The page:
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Can tourism, drilling coexist on the Coast?

Since the casinos arrived in the 1990s, tourism on Mississippi’s Gulf Coast has driven that region’s economy.

Data compiled by the Mississippi Tourism Association show that the two coastal counties that house casinos — Hancock and Harrison — bring in an average of nearly $1 billion in annual revenue generated by tourists. Those same numbers show that 15% of Harrison County’s workforce earns a paycheck from some part of the tourism industry.

That’s a major economic impact. And tourism officials on the Coast hope this year’s vacation season packs an even bigger punch, with folks around Mississippi shortening their destinations because of fuel prices.

The Mississippi Gulf Coast Convention and Visitors Bureau has partnered with that area’s lodging association to offer a $50 gas voucher to anyone who books a room at a hotel or resort.

The promotion started June 15. By June 24, 80 vouchers had been given out, says MGCCVB executive director Richard Forester.

“The response has been incredible,” he says. “A little scary, actually. We recognized early on (that fuel prices would be an issue this summer) and went into partnership with the lodging association. We’re targeting the areas east and west of us as far as all the way up to Birmingham. We’re saturating the market promoting this thing.”

Market saturation is something of which consumers could use more when it comes to the supply and demand scale of the oil industry. That was the theme President Bush hammered recently when he called on Congress to open up the Alaska National Wildlife Refuge (ANWR) and America’s coastal regions to increased oil drilling.

The Gulf of Mexico is home to the vast majority of offshore drilling rigs in the United States. In a news release, Gov. Haley Barbour touted the potential Mississippi has to be a major player in energy exploration and production.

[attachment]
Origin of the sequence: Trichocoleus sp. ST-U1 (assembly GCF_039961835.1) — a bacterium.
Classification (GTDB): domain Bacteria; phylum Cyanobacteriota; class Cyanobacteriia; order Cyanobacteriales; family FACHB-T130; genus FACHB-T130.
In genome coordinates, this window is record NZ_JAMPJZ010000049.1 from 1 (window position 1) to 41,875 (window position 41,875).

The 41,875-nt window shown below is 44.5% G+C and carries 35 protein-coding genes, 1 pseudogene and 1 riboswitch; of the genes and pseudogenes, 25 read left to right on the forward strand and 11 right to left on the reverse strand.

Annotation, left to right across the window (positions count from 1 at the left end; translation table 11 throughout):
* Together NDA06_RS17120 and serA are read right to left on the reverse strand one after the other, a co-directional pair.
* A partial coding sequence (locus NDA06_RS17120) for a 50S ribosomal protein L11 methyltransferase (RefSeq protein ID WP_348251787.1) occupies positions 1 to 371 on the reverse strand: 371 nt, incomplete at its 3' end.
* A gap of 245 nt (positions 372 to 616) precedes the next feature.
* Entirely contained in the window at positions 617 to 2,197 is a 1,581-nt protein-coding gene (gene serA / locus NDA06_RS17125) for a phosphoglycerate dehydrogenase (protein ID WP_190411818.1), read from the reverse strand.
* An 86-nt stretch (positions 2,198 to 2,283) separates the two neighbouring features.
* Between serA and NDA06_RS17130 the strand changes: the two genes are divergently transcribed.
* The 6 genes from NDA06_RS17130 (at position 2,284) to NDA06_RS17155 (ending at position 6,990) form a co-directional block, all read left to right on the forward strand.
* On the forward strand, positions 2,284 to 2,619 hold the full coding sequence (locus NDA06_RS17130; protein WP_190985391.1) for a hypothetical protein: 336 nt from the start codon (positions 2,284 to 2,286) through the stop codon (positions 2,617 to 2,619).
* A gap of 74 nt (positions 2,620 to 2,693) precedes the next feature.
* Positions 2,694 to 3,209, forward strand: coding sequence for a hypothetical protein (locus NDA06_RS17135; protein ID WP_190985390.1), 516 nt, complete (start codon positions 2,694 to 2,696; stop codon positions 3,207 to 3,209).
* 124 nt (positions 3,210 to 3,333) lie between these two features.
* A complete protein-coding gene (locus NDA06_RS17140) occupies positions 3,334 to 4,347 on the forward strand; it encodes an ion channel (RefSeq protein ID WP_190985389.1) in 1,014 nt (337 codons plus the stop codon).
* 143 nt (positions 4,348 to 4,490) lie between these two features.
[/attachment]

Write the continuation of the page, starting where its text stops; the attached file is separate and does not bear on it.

“My policy as governor has been to recognize the need for more domestically produced energy because Mississippi is a great source,” Barbour says.

Several projects around the state propose to lessen the energy burden. Entergy Mississippi pushed for and got legislation this past session that will allow the company to pay as-you-go for construction of a nuclear power plant at Grand Gulf in Port Gibson. Mississippi Power will benefit from the same law when it starts work on its coal gasification plant in Kemper County.

Chevron officials announced in March that the refinery in Pascagoula would be expanded to take on new technology that converts ultra-heavy oil into clean burning fuel, increasing yields of gasoline, diesel and jet fuel from heavy and ultra-heavy crude oils and could be used to increase and upgrade production of heavy oil resources.

“Given the increasing role of heavy oil in meeting the world’s growing energy demand and our significant heavy oil resources, this technology could provide a unique pathway to increase supplies of clean-burning fuels for the marketplace,” says Mike Wirth, Chevron executive vice president for global downstream.

Securing water space, building rigs and hauling them out to sea is a process that takes years. Even then, there is no guarantee the new rigs will strike oil beneath the water’s surface. Given that, Forester says estimating the impact the expansion of oil exploration on the Mississippi Coast would have on tourism would be blind speculation. There is just no way to tell, Forester says, if additional rigs in the Gulf and new refineries inland will help or harm his industry.

“But we have to make decisions,” Forester says. “And we have to be prepared to live with those decisions and their consequences, whether those consequences be intended or unintended.”

Contact MBJ staff writer Clay Chandler at clay.chandler@ msbusiness.com .


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